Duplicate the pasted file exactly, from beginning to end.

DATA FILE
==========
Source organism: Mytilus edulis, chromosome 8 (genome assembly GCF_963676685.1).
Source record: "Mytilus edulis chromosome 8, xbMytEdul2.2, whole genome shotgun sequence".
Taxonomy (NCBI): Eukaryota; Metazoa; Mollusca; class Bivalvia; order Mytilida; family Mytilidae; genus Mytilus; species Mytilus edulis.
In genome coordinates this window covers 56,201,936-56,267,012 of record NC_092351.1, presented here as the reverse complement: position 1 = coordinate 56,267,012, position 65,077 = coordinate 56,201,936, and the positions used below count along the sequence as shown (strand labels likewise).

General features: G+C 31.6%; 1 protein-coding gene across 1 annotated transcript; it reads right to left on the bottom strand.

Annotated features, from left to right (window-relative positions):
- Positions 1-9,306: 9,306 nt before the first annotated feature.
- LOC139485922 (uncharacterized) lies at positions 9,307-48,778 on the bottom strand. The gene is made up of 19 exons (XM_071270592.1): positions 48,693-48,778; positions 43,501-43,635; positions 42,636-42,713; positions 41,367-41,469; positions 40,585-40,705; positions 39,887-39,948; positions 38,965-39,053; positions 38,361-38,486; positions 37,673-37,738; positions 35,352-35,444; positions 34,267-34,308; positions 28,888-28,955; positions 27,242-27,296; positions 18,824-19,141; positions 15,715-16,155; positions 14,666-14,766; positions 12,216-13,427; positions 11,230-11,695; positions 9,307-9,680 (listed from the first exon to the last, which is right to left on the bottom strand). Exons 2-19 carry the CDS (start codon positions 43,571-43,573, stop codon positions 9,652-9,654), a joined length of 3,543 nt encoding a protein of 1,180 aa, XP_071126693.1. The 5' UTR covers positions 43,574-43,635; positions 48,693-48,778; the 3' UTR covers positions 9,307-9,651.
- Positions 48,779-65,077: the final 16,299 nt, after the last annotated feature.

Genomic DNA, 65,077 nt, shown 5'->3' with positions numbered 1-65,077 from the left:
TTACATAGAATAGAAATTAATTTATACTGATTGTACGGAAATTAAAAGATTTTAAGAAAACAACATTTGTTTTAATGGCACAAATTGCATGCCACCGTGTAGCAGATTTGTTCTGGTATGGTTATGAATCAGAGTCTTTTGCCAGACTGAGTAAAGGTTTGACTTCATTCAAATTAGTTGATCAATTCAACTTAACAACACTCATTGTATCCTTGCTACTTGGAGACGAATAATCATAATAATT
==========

Source organism: Mytilus edulis, chromosome 8 (genome assembly GCF_963676685.1).
Source record: "Mytilus edulis chromosome 8, xbMytEdul2.2, whole genome shotgun sequence".
Taxonomy (NCBI): Eukaryota; Metazoa; Mollusca; class Bivalvia; order Mytilida; family Mytilidae; genus Mytilus; species Mytilus edulis.
In genome coordinates this window covers 56,201,936-56,267,012 of record NC_092351.1, presented here as the reverse complement: position 1 = coordinate 56,267,012, position 65,077 = coordinate 56,201,936, and the positions used below count along the sequence as shown (strand labels likewise).

General features: G+C 31.6%; 1 protein-coding gene across 1 annotated transcript; it reads right to left on the bottom strand.

Annotated features, from left to right (window-relative positions):
- Positions 1-9,306: 9,306 nt before the first annotated feature.
- LOC139485922 (uncharacterized) lies at positions 9,307-48,778 on the bottom strand. The gene is made up of 19 exons (XM_071270592.1): positions 48,693-48,778; positions 43,501-43,635; positions 42,636-42,713; positions 41,367-41,469; positions 40,585-40,705; positions 39,887-39,948; positions 38,965-39,053; positions 38,361-38,486; positions 37,673-37,738; positions 35,352-35,444; positions 34,267-34,308; positions 28,888-28,955; positions 27,242-27,296; positions 18,824-19,141; positions 15,715-16,155; positions 14,666-14,766; positions 12,216-13,427; positions 11,230-11,695; positions 9,307-9,680 (listed from the first exon to the last, which is right to left on the bottom strand). Exons 2-19 carry the CDS (start codon positions 43,571-43,573, stop codon positions 9,652-9,654), a joined length of 3,543 nt encoding a protein of 1,180 aa, XP_071126693.1. The 5' UTR covers positions 43,574-43,635; positions 48,693-48,778; the 3' UTR covers positions 9,307-9,651.
- Positions 48,779-65,077: the final 16,299 nt, after the last annotated feature.

Genomic DNA, 65,077 nt, shown 5'->3' with positions numbered 1-65,077 from the left:
TTACATAGAATAGAAATTAATTTATACTGATTGTACGGAAATTAAAAGATTTTAAGAAAACAACATTTGTTTTAATGGCACAAATTGCATGCCACCGTGTAGCAGATTTGTTCTGGTATGGTTATGAATCAGAGTCTTTTGCCAGACTGAGTAAAGGTTTGACTTCATTCAAATTAGTTGATCAATTCAACTTAACAACACTCATTGTATCCTTGCTACTTGGAGACGAATAATCATAATAATT